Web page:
Black women have almost twice the rate of advanced breast cancer as white women do, largely because the disease is often diagnosed after it has already progressed. In addition, some black women have misconceptions about cancer and are reluctant to seek medical help, the researchers said.
"We found in this study on locally advanced breast cancer, mainly done in black women, that almost a quarter of the patients [refused] chemotherapy and radiation therapy that are the standard of care for stage 3 breast cancer," said lead researcher Dr. Monica Rizzo, an assistant professor of surgery in the Division of Surgical Oncology at Emory University School of Medicine in Atlanta.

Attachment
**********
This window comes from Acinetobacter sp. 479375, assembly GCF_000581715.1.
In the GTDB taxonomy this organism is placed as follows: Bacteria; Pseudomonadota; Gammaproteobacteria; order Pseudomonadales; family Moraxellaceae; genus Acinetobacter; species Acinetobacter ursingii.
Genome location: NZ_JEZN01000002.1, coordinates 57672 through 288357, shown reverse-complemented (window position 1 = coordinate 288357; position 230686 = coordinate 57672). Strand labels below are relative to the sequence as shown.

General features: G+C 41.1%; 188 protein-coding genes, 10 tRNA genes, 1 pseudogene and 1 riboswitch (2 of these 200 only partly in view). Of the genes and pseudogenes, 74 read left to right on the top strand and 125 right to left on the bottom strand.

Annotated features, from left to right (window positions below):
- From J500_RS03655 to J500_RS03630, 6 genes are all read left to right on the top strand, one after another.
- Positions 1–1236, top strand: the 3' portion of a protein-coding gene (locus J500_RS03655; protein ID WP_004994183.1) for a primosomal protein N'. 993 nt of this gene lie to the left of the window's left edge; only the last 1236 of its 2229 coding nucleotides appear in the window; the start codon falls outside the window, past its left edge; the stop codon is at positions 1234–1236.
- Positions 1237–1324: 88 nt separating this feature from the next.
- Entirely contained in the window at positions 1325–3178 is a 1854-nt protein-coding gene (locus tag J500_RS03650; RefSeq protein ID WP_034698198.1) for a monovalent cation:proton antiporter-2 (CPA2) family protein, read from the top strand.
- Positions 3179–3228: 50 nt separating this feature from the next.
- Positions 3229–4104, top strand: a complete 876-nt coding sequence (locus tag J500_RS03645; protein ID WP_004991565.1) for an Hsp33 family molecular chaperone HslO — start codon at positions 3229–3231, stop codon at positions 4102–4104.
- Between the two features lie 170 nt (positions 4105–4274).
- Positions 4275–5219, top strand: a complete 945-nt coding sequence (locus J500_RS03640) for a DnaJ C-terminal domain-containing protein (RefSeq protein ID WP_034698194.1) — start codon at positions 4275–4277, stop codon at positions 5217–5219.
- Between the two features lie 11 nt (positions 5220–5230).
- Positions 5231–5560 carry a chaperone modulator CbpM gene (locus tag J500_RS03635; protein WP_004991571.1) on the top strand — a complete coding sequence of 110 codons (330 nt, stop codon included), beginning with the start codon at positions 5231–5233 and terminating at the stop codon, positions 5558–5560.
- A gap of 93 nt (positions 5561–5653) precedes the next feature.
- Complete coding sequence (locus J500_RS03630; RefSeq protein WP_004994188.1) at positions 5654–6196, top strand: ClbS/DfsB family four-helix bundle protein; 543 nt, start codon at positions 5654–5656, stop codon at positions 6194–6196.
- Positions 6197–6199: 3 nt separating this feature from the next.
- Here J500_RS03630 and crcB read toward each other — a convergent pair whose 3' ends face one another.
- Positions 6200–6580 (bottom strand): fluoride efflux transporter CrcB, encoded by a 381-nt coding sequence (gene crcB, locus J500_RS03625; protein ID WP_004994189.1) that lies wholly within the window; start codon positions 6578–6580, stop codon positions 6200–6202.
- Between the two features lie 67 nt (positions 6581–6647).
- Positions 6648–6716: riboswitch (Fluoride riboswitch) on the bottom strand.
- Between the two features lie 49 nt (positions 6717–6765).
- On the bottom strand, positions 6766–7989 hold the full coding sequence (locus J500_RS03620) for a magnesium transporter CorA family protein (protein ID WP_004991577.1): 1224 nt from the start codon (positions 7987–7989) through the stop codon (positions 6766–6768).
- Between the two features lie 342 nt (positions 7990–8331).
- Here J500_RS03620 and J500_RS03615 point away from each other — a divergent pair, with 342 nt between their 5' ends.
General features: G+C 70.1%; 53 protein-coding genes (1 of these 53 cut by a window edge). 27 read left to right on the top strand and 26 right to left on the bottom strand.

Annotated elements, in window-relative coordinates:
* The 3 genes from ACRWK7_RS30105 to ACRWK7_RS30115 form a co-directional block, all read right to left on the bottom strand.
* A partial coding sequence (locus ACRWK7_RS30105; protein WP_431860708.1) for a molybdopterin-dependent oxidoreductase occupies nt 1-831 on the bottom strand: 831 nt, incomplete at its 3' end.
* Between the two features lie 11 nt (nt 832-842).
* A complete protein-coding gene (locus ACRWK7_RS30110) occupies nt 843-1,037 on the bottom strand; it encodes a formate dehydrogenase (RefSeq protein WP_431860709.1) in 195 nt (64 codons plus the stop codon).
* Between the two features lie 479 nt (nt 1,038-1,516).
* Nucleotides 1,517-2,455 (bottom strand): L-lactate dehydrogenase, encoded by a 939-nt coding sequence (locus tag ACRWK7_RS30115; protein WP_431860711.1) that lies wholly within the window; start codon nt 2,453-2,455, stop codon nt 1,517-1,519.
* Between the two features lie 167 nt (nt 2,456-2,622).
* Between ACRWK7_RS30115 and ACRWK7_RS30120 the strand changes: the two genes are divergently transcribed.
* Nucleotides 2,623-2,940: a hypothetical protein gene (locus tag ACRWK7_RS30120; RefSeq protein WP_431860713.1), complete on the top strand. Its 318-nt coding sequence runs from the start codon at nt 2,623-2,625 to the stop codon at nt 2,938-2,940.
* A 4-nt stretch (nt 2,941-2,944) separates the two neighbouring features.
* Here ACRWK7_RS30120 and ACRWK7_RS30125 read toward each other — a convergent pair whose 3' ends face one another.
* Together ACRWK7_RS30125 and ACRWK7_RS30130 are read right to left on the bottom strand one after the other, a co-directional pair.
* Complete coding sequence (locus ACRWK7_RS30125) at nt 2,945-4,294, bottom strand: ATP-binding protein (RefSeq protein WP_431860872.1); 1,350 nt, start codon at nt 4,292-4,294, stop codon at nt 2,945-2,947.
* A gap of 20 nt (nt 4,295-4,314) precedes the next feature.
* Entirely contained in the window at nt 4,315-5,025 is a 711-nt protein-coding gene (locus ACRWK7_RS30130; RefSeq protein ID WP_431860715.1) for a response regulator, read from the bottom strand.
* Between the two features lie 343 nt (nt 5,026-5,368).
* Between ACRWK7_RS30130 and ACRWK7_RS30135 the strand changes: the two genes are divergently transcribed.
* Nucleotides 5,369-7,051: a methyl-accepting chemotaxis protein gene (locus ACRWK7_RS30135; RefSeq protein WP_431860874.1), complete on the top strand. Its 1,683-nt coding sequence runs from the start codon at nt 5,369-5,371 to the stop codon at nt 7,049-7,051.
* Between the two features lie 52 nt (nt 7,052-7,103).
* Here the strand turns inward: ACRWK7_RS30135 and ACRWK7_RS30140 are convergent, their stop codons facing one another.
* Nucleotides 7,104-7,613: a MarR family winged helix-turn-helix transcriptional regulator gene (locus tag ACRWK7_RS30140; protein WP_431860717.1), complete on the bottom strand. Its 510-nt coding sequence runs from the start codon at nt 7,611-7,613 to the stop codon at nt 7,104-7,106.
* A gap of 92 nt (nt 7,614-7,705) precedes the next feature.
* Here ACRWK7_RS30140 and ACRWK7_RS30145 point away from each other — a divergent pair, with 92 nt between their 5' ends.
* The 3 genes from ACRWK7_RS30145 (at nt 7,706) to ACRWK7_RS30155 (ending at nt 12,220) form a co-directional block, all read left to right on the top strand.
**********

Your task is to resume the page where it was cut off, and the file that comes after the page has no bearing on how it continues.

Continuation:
Why these women balk at treatment is unclear, Rizzo said. "We looked at martial status, as well as religious background, of those women and, unfortunately, we were not able to find any clear identifier," she said.
Things that may be associated with their refusal of treatment are fear of the medical system and poverty, which makes it difficult to get to the hospital and get time off work for treatment, Rizzo said. In addition, cultural differences may also play a role, she said.
Rizzo noted many more blacks refuse breast cancer treatment than women from other populations.